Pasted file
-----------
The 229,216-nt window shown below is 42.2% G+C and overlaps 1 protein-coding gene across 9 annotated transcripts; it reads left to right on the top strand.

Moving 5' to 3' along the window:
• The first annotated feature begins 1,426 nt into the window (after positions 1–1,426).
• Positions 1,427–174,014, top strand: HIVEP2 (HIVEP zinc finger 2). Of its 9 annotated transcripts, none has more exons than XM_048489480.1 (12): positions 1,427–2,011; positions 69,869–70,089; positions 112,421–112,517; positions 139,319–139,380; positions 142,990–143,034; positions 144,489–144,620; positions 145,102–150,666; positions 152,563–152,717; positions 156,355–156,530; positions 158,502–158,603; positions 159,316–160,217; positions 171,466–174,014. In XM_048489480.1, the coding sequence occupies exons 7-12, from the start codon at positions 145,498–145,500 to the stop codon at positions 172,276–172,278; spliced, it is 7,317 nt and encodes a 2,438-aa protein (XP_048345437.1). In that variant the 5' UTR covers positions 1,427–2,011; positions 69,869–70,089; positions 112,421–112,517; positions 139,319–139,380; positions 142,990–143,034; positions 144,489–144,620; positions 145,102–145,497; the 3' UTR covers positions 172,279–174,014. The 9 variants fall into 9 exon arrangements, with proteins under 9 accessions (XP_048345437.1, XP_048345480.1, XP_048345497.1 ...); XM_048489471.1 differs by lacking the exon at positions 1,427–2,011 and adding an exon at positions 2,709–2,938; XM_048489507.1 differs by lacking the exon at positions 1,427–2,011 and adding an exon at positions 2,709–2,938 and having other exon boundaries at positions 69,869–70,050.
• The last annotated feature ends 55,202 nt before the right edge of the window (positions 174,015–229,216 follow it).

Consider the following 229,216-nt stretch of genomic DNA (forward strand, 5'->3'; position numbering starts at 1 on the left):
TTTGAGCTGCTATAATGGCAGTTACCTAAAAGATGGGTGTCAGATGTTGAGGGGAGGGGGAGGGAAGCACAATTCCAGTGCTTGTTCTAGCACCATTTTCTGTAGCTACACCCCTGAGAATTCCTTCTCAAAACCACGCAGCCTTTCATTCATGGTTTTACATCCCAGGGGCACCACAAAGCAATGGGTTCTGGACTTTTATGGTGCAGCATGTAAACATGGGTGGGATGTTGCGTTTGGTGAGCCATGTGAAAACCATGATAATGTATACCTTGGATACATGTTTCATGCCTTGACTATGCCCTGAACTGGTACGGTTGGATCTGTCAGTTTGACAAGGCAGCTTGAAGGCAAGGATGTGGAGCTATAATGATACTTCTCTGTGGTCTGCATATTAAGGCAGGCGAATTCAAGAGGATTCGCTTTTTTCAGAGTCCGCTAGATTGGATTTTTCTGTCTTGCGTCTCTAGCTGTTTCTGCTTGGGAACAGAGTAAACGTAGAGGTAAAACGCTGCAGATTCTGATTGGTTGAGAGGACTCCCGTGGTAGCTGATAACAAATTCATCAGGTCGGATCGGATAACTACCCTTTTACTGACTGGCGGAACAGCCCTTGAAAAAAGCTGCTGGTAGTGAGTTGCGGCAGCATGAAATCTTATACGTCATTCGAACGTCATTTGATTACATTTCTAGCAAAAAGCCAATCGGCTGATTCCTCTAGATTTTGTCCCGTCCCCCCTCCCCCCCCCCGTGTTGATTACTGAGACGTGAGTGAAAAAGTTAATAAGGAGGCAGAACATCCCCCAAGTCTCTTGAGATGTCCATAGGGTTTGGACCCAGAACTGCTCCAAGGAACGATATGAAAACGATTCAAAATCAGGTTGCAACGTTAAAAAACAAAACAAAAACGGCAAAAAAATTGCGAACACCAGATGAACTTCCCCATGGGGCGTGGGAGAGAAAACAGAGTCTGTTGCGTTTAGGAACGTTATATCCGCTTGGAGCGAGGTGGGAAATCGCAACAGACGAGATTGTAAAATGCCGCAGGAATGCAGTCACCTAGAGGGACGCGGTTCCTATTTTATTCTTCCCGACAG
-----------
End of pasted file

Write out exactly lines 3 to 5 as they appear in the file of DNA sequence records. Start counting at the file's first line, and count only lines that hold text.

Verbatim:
• The first annotated feature begins 1,426 nt into the window (after positions 1–1,426).
• Positions 1,427–174,014, top strand: HIVEP2 (HIVEP zinc finger 2). Of its 9 annotated transcripts, none has more exons than XM_048489480.1 (12): positions 1,427–2,011; positions 69,869–70,089; positions 112,421–112,517; positions 139,319–139,380; positions 142,990–143,034; positions 144,489–144,620; positions 145,102–150,666; positions 152,563–152,717; positions 156,355–156,530; positions 158,502–158,603; positions 159,316–160,217; positions 171,466–174,014. In XM_048489480.1, the coding sequence occupies exons 7-12, from the start codon at positions 145,498–145,500 to the stop codon at positions 172,276–172,278; spliced, it is 7,317 nt and encodes a 2,438-aa protein (XP_048345437.1). In that variant the 5' UTR covers positions 1,427–2,011; positions 69,869–70,089; positions 112,421–112,517; positions 139,319–139,380; positions 142,990–143,034; positions 144,489–144,620; positions 145,102–145,497; the 3' UTR covers positions 172,279–174,014. The 9 variants fall into 9 exon arrangements, with proteins under 9 accessions (XP_048345437.1, XP_048345480.1, XP_048345497.1 ...); XM_048489471.1 differs by lacking the exon at positions 1,427–2,011 and adding an exon at positions 2,709–2,938; XM_048489507.1 differs by lacking the exon at positions 1,427–2,011 and adding an exon at positions 2,709–2,938 and having other exon boundaries at positions 69,869–70,050.
• The last annotated feature ends 55,202 nt before the right edge of the window (positions 174,015–229,216 follow it).